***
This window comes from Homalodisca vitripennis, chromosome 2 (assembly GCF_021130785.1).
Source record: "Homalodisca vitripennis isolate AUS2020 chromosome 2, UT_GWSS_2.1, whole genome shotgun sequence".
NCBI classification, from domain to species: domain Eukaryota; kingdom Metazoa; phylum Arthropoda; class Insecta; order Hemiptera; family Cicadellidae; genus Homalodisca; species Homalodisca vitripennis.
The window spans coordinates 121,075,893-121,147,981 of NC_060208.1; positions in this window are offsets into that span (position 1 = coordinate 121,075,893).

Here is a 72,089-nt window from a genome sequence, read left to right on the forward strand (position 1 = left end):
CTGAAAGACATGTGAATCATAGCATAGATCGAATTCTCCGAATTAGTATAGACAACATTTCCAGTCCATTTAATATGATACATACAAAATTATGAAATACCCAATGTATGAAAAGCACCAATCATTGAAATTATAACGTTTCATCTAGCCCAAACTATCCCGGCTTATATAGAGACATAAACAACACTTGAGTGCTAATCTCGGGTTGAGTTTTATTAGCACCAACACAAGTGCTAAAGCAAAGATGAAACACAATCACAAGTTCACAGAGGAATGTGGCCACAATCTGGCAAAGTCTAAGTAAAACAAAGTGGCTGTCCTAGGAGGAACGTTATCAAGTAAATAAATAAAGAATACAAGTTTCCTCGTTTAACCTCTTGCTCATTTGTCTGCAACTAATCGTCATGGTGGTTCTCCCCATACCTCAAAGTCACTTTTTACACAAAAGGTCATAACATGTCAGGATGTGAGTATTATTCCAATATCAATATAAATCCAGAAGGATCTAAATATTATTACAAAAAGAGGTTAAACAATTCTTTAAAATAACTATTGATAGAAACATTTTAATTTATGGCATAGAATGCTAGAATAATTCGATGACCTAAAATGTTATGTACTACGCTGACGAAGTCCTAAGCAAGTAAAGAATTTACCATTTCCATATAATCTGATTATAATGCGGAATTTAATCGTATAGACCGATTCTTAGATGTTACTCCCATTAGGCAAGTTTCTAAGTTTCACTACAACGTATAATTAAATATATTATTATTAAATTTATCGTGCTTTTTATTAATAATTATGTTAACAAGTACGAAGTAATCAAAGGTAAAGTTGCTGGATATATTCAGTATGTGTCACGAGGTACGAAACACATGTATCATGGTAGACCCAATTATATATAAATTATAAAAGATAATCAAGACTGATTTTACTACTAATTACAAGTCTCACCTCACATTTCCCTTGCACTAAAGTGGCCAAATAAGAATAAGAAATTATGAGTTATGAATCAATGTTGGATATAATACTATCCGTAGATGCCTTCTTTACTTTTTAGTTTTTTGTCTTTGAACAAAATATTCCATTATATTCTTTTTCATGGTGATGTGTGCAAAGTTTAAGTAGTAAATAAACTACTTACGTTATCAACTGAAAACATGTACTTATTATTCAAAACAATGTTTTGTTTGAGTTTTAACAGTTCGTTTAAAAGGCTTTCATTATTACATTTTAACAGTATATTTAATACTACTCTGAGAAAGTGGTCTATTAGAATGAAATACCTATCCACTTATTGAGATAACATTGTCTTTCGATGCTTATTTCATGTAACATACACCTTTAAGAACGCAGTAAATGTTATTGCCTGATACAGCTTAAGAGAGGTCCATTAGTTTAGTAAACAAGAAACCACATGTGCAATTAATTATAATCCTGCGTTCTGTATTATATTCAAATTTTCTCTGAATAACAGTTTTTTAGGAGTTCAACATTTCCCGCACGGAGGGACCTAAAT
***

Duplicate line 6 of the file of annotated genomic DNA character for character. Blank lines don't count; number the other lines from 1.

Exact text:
CTGAAAGACATGTGAATCATAGCATAGATCGAATTCTCCGAATTAGTATAGACAACATTTCCAGTCCATTTAATATGATACATACAAAATTATGAAATACCCAATGTATGAAAAGCACCAATCATTGAAATTATAACGTTTCATCTAGCCCAAACTATCCCGGCTTATATAGAGACATAAACAACACTTGAGTGCTAATCTCGGGTTGAGTTTTATTAGCACCAACACAAGTGCTAAAGCAAAGATGAAACACAATCACAAGTTCACAGAGGAATGTGGCCACAATCTGGCAAAGTCTAAGTAAAACAAAGTGGCTGTCCTAGGAGGAACGTTATCAAGTAAATAAATAAAGAATACAAGTTTCCTCGTTTAACCTCTTGCTCATTTGTCTGCAACTAATCGTCATGGTGGTTCTCCCCATACCTCAAAGTCACTTTTTACACAAAAGGTCATAACATGTCAGGATGTGAGTATTATTCCAATATCAATATAAATCCAGAAGGATCTAAATATTATTACAAAAAGAGGTTAAACAATTCTTTAAAATAACTATTGATAGAAACATTTTAATTTATGGCATAGAATGCTAGAATAATTCGATGACCTAAAATGTTATGTACTACGCTGACGAAGTCCTAAGCAAGTAAAGAATTTACCATTTCCATATAATCTGATTATAATGCGGAATTTAATCGTATAGACCGATTCTTAGATGTTACTCCCATTAGGCAAGTTTCTAAGTTTCACTACAACGTATAATTAAATATATTATTATTAAATTTATCGTGCTTTTTATTAATAATTATGTTAACAAGTACGAAGTAATCAAAGGTAAAGTTGCTGGATATATTCAGTATGTGTCACGAGGTACGAAACACATGTATCATGGTAGACCCAATTATATATAAATTATAAAAGATAATCAAGACTGATTTTACTACTAATTACAAGTCTCACCTCACATTTCCCTTGCACTAAAGTGGCCAAATAAGAATAAGAAATTATGAGTTATGAATCAATGTTGGATATAATACTATCCGTAGATGCCTTCTTTACTTTTTAGTTTTTTGTCTTTGAACAAAATATTCCATTATATTCTTTTTCATGGTGATGTGTGCAAAGTTTAAGTAGTAAATAAACTACTTACGTTATCAACTGAAAACATGTACTTATTATTCAAAACAATGTTTTGTTTGAGTTTTAACAGTTCGTTTAAAAGGCTTTCATTATTACATTTTAACAGTATATTTAATACTACTCTGAGAAAGTGGTCTATTAGAATGAAATACCTATCCACTTATTGAGATAACATTGTCTTTCGATGCTTATTTCATGTAACATACACCTTTAAGAACGCAGTAAATGTTATTGCCTGATACAGCTTAAGAGAGGTCCATTAGTTTAGTAAACAAGAAACCACATGTGCAATTAATTATAATCCTGCGTTCTGTATTATATTCAAATTTTCTCTGAATAACAGTTTTTTAGGAGTTCAACATTTCCCGCACGGAGGGACCTAAAT